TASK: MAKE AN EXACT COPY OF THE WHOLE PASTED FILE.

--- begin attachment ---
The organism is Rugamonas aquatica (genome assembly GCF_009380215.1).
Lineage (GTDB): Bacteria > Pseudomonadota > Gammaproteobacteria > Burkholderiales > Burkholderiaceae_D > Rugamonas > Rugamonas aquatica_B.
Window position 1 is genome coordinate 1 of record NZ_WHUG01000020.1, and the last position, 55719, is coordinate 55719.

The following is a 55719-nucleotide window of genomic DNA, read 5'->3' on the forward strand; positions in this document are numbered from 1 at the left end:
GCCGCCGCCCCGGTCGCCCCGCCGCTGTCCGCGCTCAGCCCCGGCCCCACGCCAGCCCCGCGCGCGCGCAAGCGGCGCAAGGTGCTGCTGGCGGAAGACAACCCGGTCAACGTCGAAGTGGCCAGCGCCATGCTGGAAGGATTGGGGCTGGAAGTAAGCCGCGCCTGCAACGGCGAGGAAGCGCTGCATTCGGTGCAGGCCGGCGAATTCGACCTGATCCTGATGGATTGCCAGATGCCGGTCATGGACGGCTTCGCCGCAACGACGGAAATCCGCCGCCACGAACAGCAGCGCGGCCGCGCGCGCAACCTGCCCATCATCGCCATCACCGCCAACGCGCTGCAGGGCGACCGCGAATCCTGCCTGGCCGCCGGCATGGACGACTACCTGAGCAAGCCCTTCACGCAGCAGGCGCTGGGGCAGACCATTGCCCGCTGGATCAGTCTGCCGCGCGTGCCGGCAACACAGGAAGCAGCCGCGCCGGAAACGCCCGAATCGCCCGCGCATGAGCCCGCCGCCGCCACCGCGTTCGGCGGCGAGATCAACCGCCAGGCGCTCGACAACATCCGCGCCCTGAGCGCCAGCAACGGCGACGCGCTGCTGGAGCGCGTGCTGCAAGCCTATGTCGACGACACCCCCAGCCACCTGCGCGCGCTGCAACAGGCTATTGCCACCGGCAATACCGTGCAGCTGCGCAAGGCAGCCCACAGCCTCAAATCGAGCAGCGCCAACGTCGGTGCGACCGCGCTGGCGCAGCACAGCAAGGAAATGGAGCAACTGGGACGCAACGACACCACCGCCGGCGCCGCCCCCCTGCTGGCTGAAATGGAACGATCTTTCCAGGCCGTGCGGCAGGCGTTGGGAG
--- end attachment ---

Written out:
The organism is Rugamonas aquatica (genome assembly GCF_009380215.1).
Lineage (GTDB): Bacteria > Pseudomonadota > Gammaproteobacteria > Burkholderiales > Burkholderiaceae_D > Rugamonas > Rugamonas aquatica_B.
Window position 1 is genome coordinate 1 of record NZ_WHUG01000020.1, and the last position, 55719, is coordinate 55719.

The following is a 55719-nucleotide window of genomic DNA, read 5'->3' on the forward strand; positions in this document are numbered from 1 at the left end:
GCCGCCGCCCCGGTCGCCCCGCCGCTGTCCGCGCTCAGCCCCGGCCCCACGCCAGCCCCGCGCGCGCGCAAGCGGCGCAAGGTGCTGCTGGCGGAAGACAACCCGGTCAACGTCGAAGTGGCCAGCGCCATGCTGGAAGGATTGGGGCTGGAAGTAAGCCGCGCCTGCAACGGCGAGGAAGCGCTGCATTCGGTGCAGGCCGGCGAATTCGACCTGATCCTGATGGATTGCCAGATGCCGGTCATGGACGGCTTCGCCGCAACGACGGAAATCCGCCGCCACGAACAGCAGCGCGGCCGCGCGCGCAACCTGCCCATCATCGCCATCACCGCCAACGCGCTGCAGGGCGACCGCGAATCCTGCCTGGCCGCCGGCATGGACGACTACCTGAGCAAGCCCTTCACGCAGCAGGCGCTGGGGCAGACCATTGCCCGCTGGATCAGTCTGCCGCGCGTGCCGGCAACACAGGAAGCAGCCGCGCCGGAAACGCCCGAATCGCCCGCGCATGAGCCCGCCGCCGCCACCGCGTTCGGCGGCGAGATCAACCGCCAGGCGCTCGACAACATCCGCGCCCTGAGCGCCAGCAACGGCGACGCGCTGCTGGAGCGCGTGCTGCAAGCCTATGTCGACGACACCCCCAGCCACCTGCGCGCGCTGCAACAGGCTATTGCCACCGGCAATACCGTGCAGCTGCGCAAGGCAGCCCACAGCCTCAAATCGAGCAGCGCCAACGTCGGTGCGACCGCGCTGGCGCAGCACAGCAAGGAAATGGAGCAACTGGGACGCAACGACACCACCGCCGGCGCCGCCCCCCTGCTGGCTGAAATGGAACGATCTTTCCAGGCCGTGCGGCAGGCGTTGGGAG